Converting GPCC gridded rainfall 1901-2010@0.5° to monthly Geotiffs

GPCC rainfall data contains the largest database worldwide, with over 90 000 weather-stations interpolated to a 0.5° grid. It includes S. Nicholsons dataset for Africa and is thus a good source for gridded monthly precipitation. It covers the period 1901-2010, however, it comes in a strange dataformat and it is a long way until we get such diagrams for the desired location:

GPCC annual rainfall averaged over my study area in northern Senegal

GPCC annual rainfall averaged over my study area in northern Senegal

As I couldn’t handle with the format provided at the DWD download site, I used the climate explorer to generate a ncdf-file. Use this link to get the global dataset: GPCC-V6.

Then this file is loaded into R. After loading the packages, the working directory which contains the file is set:


Then the variable “prcp” is loaded into R and my study area clipped. To find out the correct variable, use gdalinfo e.g.

gpcc = brick("", varname="prcp")
e <- extent(-20, 5, 9, 26)
gpccclip <- crop(gpcc, e)

Then it’s exported as a multilayer Geotiff:

writeRaster(gpccclip, filename="gpcc_v6_westafr.tif", format="GTiff")

now I extract the individual rasters and create 1320 single files. I exit R for this:

cd ~/Dissertation/GPCC/
gdalinfo gpcc_v6_westafr.tif
for ((i = 1; i<= 1320; i++)) do gdal_translate -b $i -of GTiff gpcc_v6_westafr.tif `basename $i`.tif; done

Finaly the files are renamed. This may not be an elegant way, but it works:

for ((i=1;$i<=1320;i++)) do echo "mv $i.tif gpcc_v6_$(( ($i-1) / 12 + 1901 ))_$(( ($i-1) % 12 + 1 )).tif"; done >
sed -i 's/_1.tif/_01.tif/g'
sed -i 's/_2.tif/_02.tif/g'
sed -i 's/_3.tif/_03.tif/g'
sed -i 's/_4.tif/_04.tif/g'
sed -i 's/_5.tif/_05.tif/g'
sed -i 's/_6.tif/_06.tif/g'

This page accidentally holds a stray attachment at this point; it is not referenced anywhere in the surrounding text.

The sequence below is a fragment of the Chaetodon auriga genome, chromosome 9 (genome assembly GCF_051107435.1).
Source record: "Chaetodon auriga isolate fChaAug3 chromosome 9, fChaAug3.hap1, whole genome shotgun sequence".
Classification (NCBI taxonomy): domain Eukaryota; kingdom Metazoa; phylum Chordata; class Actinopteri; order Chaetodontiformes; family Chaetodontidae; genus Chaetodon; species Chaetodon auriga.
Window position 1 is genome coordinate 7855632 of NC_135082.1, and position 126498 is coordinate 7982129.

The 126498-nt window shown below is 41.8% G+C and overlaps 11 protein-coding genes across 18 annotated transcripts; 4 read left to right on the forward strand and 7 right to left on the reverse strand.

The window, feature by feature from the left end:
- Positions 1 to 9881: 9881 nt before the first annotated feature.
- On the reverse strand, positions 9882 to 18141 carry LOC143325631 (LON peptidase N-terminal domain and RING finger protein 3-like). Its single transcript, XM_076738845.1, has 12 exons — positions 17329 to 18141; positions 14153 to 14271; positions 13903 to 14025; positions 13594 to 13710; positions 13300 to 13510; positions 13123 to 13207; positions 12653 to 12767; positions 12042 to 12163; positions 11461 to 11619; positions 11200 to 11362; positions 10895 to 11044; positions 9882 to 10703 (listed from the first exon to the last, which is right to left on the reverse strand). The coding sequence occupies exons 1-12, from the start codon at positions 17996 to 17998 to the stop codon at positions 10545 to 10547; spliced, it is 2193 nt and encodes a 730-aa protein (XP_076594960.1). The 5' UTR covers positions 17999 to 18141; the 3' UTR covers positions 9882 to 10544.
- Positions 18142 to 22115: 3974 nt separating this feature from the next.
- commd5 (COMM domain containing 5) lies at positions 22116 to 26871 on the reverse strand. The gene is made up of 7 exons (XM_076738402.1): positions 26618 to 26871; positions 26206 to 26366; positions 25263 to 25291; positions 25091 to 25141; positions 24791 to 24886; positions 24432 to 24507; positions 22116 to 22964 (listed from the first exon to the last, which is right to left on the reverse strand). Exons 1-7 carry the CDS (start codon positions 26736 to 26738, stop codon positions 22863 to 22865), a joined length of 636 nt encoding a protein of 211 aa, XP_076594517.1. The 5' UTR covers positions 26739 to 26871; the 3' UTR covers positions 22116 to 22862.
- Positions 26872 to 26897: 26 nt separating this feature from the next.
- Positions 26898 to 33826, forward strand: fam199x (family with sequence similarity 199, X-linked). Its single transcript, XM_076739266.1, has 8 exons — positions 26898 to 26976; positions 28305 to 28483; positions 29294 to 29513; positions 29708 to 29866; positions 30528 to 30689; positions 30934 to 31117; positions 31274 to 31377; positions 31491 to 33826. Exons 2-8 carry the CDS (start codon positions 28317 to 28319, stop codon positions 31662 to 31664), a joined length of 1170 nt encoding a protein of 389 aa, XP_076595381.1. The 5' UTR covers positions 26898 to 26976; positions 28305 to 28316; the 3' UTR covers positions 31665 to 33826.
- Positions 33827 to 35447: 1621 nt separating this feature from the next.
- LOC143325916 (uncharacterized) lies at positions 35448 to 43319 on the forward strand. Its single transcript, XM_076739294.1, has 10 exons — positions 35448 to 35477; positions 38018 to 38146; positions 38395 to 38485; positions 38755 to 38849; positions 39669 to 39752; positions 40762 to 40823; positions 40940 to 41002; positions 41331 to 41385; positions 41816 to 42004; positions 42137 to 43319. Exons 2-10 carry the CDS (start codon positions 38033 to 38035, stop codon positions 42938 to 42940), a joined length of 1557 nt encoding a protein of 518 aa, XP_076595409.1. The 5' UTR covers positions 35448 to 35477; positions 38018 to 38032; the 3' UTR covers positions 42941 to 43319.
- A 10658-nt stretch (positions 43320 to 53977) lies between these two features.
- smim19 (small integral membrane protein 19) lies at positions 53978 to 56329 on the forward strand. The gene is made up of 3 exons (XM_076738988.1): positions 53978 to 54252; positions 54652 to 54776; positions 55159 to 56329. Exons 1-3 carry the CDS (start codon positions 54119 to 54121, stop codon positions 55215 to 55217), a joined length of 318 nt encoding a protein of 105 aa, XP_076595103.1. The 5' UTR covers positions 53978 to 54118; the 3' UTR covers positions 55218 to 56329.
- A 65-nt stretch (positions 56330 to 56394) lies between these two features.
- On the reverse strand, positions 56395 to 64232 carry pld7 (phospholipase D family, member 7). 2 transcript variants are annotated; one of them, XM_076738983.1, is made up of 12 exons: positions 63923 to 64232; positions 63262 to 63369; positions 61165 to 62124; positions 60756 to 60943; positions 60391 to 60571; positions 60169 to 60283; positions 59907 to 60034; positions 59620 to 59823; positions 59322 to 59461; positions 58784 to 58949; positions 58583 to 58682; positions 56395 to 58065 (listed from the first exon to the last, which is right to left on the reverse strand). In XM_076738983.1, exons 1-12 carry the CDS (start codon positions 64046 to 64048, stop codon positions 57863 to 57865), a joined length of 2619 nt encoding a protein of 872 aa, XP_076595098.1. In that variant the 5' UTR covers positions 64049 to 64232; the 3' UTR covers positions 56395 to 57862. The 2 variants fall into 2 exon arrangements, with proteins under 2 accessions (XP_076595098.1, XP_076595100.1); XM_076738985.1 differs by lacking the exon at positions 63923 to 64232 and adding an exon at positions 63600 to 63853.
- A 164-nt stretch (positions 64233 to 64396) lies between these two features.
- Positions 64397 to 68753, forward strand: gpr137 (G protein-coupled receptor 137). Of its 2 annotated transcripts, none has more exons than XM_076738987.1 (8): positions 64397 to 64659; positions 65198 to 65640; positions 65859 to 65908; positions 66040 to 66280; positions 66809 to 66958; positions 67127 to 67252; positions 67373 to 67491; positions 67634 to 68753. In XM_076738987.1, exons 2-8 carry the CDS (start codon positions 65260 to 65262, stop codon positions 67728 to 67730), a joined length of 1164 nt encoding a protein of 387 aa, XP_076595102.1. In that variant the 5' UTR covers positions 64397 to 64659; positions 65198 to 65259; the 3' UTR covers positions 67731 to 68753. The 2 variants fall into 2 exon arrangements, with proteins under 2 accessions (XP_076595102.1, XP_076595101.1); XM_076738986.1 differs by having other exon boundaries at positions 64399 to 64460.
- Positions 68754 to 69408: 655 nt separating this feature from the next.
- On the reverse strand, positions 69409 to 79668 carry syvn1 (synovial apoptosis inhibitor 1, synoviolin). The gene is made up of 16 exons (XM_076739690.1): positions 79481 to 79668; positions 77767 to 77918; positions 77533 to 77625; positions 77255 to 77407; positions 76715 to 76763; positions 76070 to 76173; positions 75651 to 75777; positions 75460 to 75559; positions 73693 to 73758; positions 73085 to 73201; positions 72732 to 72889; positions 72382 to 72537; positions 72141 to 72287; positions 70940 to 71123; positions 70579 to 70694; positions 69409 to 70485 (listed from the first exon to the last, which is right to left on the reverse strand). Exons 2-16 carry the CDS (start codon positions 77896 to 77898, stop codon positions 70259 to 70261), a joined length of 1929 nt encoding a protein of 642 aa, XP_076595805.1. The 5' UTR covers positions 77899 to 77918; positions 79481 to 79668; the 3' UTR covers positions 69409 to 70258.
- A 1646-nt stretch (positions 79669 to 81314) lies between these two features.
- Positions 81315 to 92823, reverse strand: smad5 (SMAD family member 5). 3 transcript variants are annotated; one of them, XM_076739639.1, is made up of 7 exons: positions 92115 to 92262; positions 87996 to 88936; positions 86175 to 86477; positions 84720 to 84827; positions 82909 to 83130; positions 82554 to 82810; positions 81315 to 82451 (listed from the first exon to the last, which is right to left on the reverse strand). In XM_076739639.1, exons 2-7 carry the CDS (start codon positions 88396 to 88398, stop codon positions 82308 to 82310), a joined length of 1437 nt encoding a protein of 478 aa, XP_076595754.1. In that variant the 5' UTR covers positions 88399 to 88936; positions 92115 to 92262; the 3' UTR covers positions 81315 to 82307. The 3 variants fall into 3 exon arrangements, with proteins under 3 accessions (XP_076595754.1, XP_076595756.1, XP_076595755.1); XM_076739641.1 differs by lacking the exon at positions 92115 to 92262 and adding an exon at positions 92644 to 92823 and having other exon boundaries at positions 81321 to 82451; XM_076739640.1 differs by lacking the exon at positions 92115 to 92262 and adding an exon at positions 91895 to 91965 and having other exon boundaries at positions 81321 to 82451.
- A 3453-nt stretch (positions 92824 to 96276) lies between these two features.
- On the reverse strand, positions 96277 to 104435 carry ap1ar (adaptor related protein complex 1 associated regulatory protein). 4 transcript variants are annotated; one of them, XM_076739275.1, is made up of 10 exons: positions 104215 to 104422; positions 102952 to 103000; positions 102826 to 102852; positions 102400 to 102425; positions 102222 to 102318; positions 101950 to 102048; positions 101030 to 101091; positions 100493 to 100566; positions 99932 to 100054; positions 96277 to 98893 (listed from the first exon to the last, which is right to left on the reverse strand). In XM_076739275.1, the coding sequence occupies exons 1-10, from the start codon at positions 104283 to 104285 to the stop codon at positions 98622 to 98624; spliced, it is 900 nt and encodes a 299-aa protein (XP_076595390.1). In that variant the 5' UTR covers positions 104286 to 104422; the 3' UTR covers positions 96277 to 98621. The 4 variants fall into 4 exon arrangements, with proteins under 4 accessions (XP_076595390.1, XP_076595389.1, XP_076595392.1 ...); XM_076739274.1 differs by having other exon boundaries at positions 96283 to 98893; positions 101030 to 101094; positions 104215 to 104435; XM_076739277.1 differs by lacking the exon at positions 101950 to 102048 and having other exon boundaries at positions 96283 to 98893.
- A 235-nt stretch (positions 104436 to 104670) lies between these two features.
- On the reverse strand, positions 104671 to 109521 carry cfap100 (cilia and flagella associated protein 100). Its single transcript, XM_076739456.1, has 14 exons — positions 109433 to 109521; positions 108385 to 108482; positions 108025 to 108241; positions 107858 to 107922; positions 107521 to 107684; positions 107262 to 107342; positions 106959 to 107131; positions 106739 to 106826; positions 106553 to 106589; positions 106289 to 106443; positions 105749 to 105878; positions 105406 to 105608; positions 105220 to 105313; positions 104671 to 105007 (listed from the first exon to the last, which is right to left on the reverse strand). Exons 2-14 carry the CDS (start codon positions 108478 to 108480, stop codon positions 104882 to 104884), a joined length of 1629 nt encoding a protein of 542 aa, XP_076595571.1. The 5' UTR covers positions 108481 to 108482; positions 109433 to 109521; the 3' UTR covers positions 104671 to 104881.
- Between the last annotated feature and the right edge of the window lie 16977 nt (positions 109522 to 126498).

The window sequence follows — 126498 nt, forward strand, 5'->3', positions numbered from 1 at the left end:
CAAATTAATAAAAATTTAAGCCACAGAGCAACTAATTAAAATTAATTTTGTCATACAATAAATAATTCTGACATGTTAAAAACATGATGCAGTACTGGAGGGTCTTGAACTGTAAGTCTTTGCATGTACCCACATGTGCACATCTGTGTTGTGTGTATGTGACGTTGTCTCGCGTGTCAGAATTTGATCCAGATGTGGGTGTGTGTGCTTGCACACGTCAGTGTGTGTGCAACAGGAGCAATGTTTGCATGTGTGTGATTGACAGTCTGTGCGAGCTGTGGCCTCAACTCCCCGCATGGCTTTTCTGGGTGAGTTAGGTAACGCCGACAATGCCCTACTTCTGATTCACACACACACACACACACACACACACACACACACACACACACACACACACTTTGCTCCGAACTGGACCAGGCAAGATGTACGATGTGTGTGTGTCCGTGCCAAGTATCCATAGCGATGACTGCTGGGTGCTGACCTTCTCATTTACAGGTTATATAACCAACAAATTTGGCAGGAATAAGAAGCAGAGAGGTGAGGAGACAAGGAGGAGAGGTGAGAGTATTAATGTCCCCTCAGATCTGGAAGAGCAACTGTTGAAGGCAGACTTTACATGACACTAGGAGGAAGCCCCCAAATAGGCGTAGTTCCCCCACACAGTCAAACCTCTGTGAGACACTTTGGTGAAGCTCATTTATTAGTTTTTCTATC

sed -i 's/_7.tif/_07.tif/g'
sed -i 's/_8.tif/_08.tif/g'
sed -i 's/_9.tif/_09.tif/g'
chmod 0755

The final result are 1320 Geotiffs, named gpcc_v6_1901_01.tif until gpcc_v6_2010_12.tif with monthly rainfall for West Africa, ready to be used in any GIS. Now we can easily create beatiful maps like this:

Mean annual rainfall 1950-2010 (source: GPCC v6)

Mean annual rainfall 1950-2010 (source: GPCC v6)


Automatically downloading and processing TRMM rainfall data

TRMM rainfall data maybe is the most accurate rainfall data derived from satellite measurements and a valuable source in regions with scarse weather-stations. It has a good spatial (0.25°) and temporal (daily) resolution and is available since 1998. However, downloading and processing may be a lot of work, if not scripted. The following script may be badly coded, but it works. All you need is the open source software R. This script is written for a Linux environment.

First, load some packages:


Then, download the data from the FTP server: This example downloads 3B43 monthly data version 7 for 2012. The first line has to be changed for the desired data:

url = ""
filenames = getURL(url, ftp.use.epsv = FALSE, ftplistonly=TRUE, crlf=TRUE)
 filenames = paste(url, strsplit(filenames, "\r*\n") [[1]], sep="")
filenames = filenames[grep(filenames, pattern="*precipitation.accum")] # this line allows to download only files with a certain pattern, e.g. only certain months or days. "*precipitation.accum" means monthly accumulated rainfall here.
filenames # list all files
mapply(download.file, filenames, basename(filenames)) # download files

Now I create a virtual file as the downloaded TRMM data come as binarys. The VRT-file contains all the downloaded binary files with the appropriate geo-informations. To automate the process, the following script generates the VRT-file (TRMM.vrt) for all 2012 data. Change “3B43.12” accordingly to the downloaded data. Save this example as

echo '<VRTDataset rasterXSize="1440" rasterYSize="400"> 
 <Geotransform>-180,0.25,0,50, 0, -0.25</Geotransform> 
 <SRS>WGS84</SRS>' >TRMM.vrt;
for i in 3B43.12*
do echo '<VRTRasterBand dataType="Float32" band="1" subClass="VRTRawRasterBand"> 
 <SourceFilename relativeToVRT="1">'$i'</SourceFilename> 
 </VRTRasterBand>' >>TRMM.vrt
echo '</VRTDataset>' >>TRMM.vrt

Within R, the script ( is executed and the virtual-file (TRMM.vrt) loaded as a rasterbrick. This is flipped in y direction and the files written as multilayer Geotiff. This Geotiff contains all the layers for 2012 and can be opened in every GIS software.

 trmm = flip(b, direction='y')
 writeRaster(trmm, filename="trmm_acc_2012.tif", format="GTiff", overwrite=TRUE)